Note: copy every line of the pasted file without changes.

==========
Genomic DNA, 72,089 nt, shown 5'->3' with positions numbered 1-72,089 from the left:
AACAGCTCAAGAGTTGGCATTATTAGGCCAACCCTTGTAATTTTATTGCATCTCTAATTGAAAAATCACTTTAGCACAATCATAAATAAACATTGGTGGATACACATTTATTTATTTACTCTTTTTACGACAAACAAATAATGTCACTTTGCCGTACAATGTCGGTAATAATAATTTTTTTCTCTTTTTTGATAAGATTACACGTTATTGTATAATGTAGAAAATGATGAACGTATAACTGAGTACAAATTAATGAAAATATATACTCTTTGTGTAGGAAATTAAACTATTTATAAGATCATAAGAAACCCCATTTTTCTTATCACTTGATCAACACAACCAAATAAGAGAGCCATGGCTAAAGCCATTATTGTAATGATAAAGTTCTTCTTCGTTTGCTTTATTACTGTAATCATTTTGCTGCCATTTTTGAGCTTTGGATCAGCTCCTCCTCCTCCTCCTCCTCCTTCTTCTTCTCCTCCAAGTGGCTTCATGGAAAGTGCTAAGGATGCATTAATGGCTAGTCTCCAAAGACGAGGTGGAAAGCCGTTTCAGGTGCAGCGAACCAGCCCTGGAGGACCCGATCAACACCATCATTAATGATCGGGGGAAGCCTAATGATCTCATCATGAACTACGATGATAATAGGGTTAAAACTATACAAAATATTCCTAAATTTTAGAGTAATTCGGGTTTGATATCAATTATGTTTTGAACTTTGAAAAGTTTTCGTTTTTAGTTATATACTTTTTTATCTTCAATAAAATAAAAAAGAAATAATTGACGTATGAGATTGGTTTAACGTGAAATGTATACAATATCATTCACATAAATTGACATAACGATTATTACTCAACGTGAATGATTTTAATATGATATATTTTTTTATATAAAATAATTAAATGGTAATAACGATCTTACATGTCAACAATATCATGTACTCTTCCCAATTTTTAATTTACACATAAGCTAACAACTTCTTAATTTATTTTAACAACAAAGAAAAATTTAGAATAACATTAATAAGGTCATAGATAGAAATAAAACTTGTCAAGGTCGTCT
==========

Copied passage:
Genomic DNA, 72,089 nt, shown 5'->3' with positions numbered 1-72,089 from the left:
AACAGCTCAAGAGTTGGCATTATTAGGCCAACCCTTGTAATTTTATTGCATCTCTAATTGAAAAATCACTTTAGCACAATCATAAATAAACATTGGTGGATACACATTTATTTATTTACTCTTTTTACGACAAACAAATAATGTCACTTTGCCGTACAATGTCGGTAATAATAATTTTTTTCTCTTTTTTGATAAGATTACACGTTATTGTATAATGTAGAAAATGATGAACGTATAACTGAGTACAAATTAATGAAAATATATACTCTTTGTGTAGGAAATTAAACTATTTATAAGATCATAAGAAACCCCATTTTTCTTATCACTTGATCAACACAACCAAATAAGAGAGCCATGGCTAAAGCCATTATTGTAATGATAAAGTTCTTCTTCGTTTGCTTTATTACTGTAATCATTTTGCTGCCATTTTTGAGCTTTGGATCAGCTCCTCCTCCTCCTCCTCCTCCTTCTTCTTCTCCTCCAAGTGGCTTCATGGAAAGTGCTAAGGATGCATTAATGGCTAGTCTCCAAAGACGAGGTGGAAAGCCGTTTCAGGTGCAGCGAACCAGCCCTGGAGGACCCGATCAACACCATCATTAATGATCGGGGGAAGCCTAATGATCTCATCATGAACTACGATGATAATAGGGTTAAAACTATACAAAATATTCCTAAATTTTAGAGTAATTCGGGTTTGATATCAATTATGTTTTGAACTTTGAAAAGTTTTCGTTTTTAGTTATATACTTTTTTATCTTCAATAAAATAAAAAAGAAATAATTGACGTATGAGATTGGTTTAACGTGAAATGTATACAATATCATTCACATAAATTGACATAACGATTATTACTCAACGTGAATGATTTTAATATGATATATTTTTTTATATAAAATAATTAAATGGTAATAACGATCTTACATGTCAACAATATCATGTACTCTTCCCAATTTTTAATTTACACATAAGCTAACAACTTCTTAATTTATTTTAACAACAAAGAAAAATTTAGAATAACATTAATAAGGTCATAGATAGAAATAAAACTTGTCAAGGTCGTCT